Even before we were owners of Well Done Marketing, Ken Honeywell and I were actively involved in social causes, including homelessness, poverty, hunger relief, public education, LGBTQ+ health, and racial justice. We’ve hired people who care deeply about their communities, our nation, and the world. Many of us have taken classes and attended training on diversity, racism, and implicit bias. We have worked with not-for-profits focused on people who have been marginalized because of their race, gender, sexual orientation, and abilities.

On May 25—the day George Floyd was murdered—we learned that our good intentions weren’t nearly enough.

We realized we still hadn’t fully understood the need to make amends and what must be done in order to live in an antiracist society. Those eight minutes and forty-six seconds woke us up, along with other white businesses, as to how complicit we all are in America’s systemic racism.

It is not enough to mourn the deaths of too many Black Americans disproportionately and unjustly targeted because of the color of their skin. We can no longer just bear witness to the frustration and pain that Black America has endured for centuries. Being an antiracist and inclusive company takes more than words. It requires significant action. And it will take business owners and executives willing to ingrain those actions in the DNA of their businesses.

For 15 years, we’ve been unapologetic in our vision of Well Done as a company that does bold work with clients who want to make the world a better place. It’s time for us to strive for more. We want to be an antiracist and inclusive company that advances a culture of diversity and equity in our workplace and our lives. And to be honest about that, even when it’s uncomfortable.

We still have work to do.

Here’s where we begin:

  1. Well Done will foster a culture of diversity and equity through our recruitment, hiring, professional development, and promotion practices.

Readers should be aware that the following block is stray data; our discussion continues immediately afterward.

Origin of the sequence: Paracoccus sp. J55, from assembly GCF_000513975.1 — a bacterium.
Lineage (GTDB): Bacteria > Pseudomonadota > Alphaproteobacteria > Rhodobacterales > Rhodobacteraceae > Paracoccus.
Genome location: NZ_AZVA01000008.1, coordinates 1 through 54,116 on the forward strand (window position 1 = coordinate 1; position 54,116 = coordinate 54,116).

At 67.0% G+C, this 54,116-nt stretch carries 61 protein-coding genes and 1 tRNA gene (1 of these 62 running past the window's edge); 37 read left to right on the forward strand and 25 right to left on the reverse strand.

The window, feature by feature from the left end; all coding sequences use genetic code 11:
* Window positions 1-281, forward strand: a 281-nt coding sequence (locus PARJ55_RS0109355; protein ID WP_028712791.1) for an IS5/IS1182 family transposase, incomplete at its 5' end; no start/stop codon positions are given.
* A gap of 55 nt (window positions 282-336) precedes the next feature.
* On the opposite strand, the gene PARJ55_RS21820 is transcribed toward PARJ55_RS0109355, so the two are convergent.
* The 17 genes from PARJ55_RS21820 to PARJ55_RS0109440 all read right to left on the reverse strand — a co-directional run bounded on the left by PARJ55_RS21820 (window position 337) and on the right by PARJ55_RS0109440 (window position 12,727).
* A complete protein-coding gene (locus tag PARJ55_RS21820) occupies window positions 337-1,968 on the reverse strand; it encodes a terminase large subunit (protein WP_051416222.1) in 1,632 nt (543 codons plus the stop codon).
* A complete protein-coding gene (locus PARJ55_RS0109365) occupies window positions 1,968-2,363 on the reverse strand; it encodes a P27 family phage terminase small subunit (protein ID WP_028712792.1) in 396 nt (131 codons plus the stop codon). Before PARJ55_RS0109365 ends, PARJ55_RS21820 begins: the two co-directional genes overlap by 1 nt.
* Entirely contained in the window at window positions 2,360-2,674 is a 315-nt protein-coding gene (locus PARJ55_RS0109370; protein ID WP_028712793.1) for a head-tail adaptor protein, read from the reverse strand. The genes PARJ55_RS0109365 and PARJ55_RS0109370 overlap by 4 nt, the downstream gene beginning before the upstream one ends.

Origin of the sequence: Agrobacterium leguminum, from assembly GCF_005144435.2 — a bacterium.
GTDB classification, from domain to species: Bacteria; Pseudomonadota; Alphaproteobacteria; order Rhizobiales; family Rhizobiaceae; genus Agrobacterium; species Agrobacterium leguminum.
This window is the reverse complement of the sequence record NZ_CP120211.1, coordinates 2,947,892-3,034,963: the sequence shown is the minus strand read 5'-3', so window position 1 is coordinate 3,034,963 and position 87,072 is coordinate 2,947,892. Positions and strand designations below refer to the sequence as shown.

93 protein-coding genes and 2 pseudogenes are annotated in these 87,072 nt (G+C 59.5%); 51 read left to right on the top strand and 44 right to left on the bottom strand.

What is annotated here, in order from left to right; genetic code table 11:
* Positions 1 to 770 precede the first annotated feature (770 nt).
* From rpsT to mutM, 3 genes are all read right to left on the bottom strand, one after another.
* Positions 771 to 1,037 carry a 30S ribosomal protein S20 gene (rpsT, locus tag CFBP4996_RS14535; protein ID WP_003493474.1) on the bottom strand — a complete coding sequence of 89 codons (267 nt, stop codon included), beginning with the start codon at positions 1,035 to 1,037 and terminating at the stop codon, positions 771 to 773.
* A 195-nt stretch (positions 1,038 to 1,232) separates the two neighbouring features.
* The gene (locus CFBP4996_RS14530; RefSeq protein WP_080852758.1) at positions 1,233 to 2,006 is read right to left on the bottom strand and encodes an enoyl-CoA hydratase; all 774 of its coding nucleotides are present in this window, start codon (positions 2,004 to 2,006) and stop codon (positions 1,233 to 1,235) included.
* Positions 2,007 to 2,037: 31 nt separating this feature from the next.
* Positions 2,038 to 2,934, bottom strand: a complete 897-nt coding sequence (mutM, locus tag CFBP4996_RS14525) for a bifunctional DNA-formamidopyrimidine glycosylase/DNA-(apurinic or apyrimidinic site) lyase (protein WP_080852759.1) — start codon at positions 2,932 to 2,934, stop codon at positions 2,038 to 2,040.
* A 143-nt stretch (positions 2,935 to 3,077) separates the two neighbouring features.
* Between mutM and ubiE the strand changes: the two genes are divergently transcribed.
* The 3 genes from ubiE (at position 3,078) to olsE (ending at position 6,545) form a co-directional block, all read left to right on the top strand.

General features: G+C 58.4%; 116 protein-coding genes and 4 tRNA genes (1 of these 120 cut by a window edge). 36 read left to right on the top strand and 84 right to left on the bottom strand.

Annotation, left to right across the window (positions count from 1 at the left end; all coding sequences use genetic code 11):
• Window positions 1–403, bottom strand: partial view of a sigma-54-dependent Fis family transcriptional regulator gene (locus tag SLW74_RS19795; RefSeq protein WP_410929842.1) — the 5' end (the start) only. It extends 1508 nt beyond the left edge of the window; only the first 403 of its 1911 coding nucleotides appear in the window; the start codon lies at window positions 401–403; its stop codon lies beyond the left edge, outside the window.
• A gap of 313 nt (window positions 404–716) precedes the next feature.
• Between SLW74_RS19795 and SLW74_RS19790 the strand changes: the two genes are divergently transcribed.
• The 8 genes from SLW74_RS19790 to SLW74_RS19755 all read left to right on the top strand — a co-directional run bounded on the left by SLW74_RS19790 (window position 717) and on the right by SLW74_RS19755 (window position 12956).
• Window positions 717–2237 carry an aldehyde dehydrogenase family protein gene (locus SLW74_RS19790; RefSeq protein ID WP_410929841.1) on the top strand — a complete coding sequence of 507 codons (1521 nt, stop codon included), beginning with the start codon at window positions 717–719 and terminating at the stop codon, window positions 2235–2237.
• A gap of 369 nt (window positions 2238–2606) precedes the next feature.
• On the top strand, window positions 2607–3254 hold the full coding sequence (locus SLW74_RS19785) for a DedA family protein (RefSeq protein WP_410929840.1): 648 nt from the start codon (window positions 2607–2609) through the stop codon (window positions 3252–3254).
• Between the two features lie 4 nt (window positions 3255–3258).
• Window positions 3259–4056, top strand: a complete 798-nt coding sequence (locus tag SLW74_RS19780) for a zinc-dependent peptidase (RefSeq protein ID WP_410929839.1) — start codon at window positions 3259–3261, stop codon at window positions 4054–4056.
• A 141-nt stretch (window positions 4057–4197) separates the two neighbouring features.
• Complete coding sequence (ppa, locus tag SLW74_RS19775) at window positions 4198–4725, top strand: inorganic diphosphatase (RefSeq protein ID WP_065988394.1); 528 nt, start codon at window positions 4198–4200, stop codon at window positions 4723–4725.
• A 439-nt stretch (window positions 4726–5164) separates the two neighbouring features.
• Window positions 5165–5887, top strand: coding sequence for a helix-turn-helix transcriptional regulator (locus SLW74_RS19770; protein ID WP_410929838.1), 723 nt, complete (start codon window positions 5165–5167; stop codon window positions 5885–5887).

2. We will include at least 15% minority-, woman-, or veteran-owned businesses as suppliers and vendors by the end of 2020.
  3. We will work with more Black, LGBTQ+, Latinx, and veteran subcontractors and freelancers. Our goal is to send at least 15% of our outsourced projects to these businesses and individuals between now and the end of 2021.
  4. We will use our own marketing platforms to showcase the work of these subcontractors and freelance designers, illustrators, animators, photographers, videographers, and copywriters.
  5. We will intentionally develop, participate in, and facilitate discussions about systemic racism and inclusivity in the marketing/communications industry and in the community.
  6. We will intentionally prioritize professional development that includes Black authors, Black panelists, and points of view from those with diverse backgrounds.
  7. We will continue to press the Indianapolis agency community to address racism, diversity, and equity and make our entire industry more inclusive.

We know we have a long way to go. We know we need to continue working on ourselves before we present our agency or our industry as a truly safe and equitable place to work. We’ll make mistakes and missteps along the way, but we will learn from them and get better—because we’re in this for the long haul.

We hope you’ll join us in advocating for antiracism and lifting up Black voices in our city, state, and beyond—and making your own commitment to action and change. We have a lot of work to do. And we can’t afford to waste another minute.